With the outbreak of the First World War in Europe, Edvard Munch was forced to return to Norway, where he bought his property at Ekely in Skøyen, on the outskirts of Oslo. In Ekely, a thousand miles from the fighting, more at peace with his solitary existence, he painted his love for Norwegian landscapes, with forests, countryside and the Oslo fjord, always with that expressive touch characteristic of his work. After the war, Munch, who had already been introduced to photography, tried his hand at short films with a small camera. As the Second World War loomed, Munch's work was discredited by the Nazis in Germany from the 1930s, and then in much of Europe during the 39-45 period, who considered the Norwegian artist's paintings to be "degenerate art". In 1944, Edvard Munch died of pneumonia at the age of 80 at his home in Ekely. A large part of his collection was bequeathed to the Oslo town hall, and as proof of his recognition in the art world, despite the reticence of the Nazi regime towards his compositions, a public funeral was organised by the Nazi occupying power in Norway.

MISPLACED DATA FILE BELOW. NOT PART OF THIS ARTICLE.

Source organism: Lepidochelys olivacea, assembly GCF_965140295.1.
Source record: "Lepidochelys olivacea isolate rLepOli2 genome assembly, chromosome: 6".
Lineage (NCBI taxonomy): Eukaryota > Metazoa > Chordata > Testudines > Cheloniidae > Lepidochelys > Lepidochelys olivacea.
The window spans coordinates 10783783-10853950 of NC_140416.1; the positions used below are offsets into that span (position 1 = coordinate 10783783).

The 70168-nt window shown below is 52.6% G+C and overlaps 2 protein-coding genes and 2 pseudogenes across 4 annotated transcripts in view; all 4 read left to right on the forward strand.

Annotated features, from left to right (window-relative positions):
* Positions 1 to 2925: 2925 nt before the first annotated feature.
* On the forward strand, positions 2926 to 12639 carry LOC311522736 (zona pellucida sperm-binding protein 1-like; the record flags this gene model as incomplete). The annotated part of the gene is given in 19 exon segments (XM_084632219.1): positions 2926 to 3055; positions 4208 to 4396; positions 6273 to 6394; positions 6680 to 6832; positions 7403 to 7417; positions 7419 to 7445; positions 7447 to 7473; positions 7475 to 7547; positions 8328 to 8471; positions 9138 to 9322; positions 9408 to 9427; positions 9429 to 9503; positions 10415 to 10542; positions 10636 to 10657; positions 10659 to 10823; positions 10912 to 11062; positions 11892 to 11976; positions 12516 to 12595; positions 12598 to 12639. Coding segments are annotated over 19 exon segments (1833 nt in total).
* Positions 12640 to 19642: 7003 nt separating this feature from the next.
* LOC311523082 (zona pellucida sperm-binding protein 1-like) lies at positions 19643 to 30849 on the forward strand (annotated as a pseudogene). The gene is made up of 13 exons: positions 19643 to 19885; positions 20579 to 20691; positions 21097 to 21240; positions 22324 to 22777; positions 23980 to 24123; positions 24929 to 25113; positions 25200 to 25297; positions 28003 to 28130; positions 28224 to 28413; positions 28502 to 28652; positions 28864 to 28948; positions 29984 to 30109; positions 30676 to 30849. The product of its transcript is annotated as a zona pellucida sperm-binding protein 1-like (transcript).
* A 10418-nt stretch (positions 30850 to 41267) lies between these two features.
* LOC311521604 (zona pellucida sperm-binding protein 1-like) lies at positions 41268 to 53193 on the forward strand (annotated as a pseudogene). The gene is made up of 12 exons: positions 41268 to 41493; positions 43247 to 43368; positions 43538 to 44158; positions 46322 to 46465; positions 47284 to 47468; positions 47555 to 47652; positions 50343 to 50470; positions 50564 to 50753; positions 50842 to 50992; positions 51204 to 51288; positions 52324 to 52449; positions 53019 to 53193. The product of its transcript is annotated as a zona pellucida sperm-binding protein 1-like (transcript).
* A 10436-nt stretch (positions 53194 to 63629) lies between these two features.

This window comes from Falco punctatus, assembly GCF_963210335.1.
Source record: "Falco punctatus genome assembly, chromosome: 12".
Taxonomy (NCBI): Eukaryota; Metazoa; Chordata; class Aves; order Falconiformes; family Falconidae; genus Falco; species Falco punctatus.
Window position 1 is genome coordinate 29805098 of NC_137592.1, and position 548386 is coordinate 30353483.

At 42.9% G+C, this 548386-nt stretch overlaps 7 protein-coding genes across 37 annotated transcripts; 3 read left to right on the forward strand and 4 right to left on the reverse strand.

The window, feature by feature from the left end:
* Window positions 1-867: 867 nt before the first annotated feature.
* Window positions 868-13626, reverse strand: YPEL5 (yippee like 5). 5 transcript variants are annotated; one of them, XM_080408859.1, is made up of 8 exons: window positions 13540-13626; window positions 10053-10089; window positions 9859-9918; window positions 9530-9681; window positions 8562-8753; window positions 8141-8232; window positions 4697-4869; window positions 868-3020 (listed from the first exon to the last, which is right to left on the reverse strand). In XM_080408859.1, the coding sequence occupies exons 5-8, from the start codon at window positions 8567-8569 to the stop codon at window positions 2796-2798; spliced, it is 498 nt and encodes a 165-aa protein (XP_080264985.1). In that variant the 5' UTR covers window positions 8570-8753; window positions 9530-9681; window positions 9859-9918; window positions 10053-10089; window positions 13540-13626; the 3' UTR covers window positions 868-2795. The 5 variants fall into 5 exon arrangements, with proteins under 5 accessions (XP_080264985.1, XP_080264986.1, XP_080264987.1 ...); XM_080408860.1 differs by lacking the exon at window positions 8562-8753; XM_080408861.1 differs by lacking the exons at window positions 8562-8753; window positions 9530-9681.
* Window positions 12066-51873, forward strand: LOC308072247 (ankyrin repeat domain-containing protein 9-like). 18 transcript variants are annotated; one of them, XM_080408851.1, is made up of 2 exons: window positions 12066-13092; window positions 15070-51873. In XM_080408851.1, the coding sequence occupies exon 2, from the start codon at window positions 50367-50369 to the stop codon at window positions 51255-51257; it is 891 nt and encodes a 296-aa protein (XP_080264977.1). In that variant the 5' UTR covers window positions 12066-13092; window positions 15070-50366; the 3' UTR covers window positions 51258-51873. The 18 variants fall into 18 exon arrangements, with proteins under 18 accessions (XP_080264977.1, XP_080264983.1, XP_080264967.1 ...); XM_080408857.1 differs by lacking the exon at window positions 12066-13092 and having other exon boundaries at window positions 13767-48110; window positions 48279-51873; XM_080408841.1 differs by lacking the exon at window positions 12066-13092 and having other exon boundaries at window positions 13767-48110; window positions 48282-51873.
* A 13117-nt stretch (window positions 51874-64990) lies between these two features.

Edvard Munch's legacy in the history of the arts.


At the forefront of Expressionism and Symbolism, Edvard Munch, with his exhibitions throughout Europe, was a gateway to a new style of painting, and during his lifetime inspired countless great Expressionist painters, and later the Surrealist movement, such as Kandinsky and Franz Marc. Even today, Munch's work remains a landmark not only in painting, but also in art in general, from experimental music to expressionist cinema, which Munch himself experimented with towards the end of his life. As a result, Munch's work can be found in many museums around the world, with the largest part of his collection in Oslo, mainly at the Munchmuseet, but also at the National Gallery and the Norway Central Bank. Elsewhere, Munch can be found in dozens of exhibition venues around the world, including the Museum of Modern Art in New York (MoMA), and in his two host cities, the Musée d'Orsay in Paris and the Neue Nationalgalerie in Berlin.